Introduction to Pydantic
I’ve been using the Pydantic library in my Python projects lately and it’s pretty great. At first glance, it seems very similar to Python 3’s built-in dataclass decorator but when you see it supports easy JSON serialization and deserialization with ease, you won’t go back. The real killer feature of Pydantic is data validation—you declare the types of properties in your class, optional or required, and even default values if you want. If you have a validation problem, you will get a very useful error.
Here is a simplistic example:
from pydantic import BaseModel class Book(BaseModel): title: str author: str publisher: str year_published: int book= Book(title="The Way Of Kings")
pydantic.error_wrappers.ValidationError: 3 validation errors for Book author field required (type=value_error.missing) publisher field required (type=value_error.missing) year_published field required (type=value_error.missing)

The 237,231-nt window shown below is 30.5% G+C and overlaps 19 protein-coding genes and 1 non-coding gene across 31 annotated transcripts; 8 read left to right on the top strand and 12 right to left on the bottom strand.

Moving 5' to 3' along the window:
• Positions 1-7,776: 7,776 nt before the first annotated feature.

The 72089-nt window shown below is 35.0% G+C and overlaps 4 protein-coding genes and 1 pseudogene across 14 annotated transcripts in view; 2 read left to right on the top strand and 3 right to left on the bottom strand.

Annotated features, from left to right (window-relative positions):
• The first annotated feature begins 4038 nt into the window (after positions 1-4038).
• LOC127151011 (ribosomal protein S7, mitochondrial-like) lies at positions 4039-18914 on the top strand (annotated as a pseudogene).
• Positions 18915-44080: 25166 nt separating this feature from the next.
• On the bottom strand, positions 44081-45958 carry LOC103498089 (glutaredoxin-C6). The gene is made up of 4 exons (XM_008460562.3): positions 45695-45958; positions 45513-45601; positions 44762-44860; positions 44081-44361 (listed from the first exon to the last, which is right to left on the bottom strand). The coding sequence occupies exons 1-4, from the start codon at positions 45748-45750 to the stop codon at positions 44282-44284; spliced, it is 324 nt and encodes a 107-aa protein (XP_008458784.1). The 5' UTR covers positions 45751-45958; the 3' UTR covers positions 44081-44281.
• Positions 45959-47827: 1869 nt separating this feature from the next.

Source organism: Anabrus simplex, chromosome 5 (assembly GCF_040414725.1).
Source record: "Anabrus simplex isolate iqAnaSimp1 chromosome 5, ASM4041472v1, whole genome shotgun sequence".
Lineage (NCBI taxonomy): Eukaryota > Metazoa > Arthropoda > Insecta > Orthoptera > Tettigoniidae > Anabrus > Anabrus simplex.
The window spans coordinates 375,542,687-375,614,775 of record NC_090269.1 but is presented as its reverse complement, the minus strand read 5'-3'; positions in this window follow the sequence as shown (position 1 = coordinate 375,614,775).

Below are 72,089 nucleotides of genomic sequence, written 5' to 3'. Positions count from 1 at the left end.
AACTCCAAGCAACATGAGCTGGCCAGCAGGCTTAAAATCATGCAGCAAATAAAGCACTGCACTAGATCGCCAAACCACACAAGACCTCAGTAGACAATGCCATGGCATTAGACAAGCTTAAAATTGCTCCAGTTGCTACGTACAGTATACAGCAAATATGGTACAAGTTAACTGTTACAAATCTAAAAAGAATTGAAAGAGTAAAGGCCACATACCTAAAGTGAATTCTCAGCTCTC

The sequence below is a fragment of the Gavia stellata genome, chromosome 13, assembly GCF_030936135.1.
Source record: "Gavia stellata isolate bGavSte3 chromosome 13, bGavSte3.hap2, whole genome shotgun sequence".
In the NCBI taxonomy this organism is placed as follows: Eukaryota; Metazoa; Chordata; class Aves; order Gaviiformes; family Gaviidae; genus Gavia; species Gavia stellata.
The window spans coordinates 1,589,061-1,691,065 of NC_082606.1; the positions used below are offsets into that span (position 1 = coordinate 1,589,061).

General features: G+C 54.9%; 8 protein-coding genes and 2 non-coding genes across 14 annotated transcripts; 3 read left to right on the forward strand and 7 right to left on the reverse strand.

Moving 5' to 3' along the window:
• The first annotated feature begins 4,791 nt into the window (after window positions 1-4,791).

if you use the wrong object type:
book= Book(title="The Way Of Kings", author="Brandon Sanderson", year_published="forty-two", publisher="Tor")
pydantic.error_wrappers.ValidationError: 1 validation error for Book year_published value is not a valid integer (type=type_error.integer)
While Pydantic does well with JSON, sometimes you need to go with something older—like CSV. Luckily a generic CSV serializer was easy to write.
So if you need some easy and powerful data validation and serialization in your Python project, you should give Pydantic a look.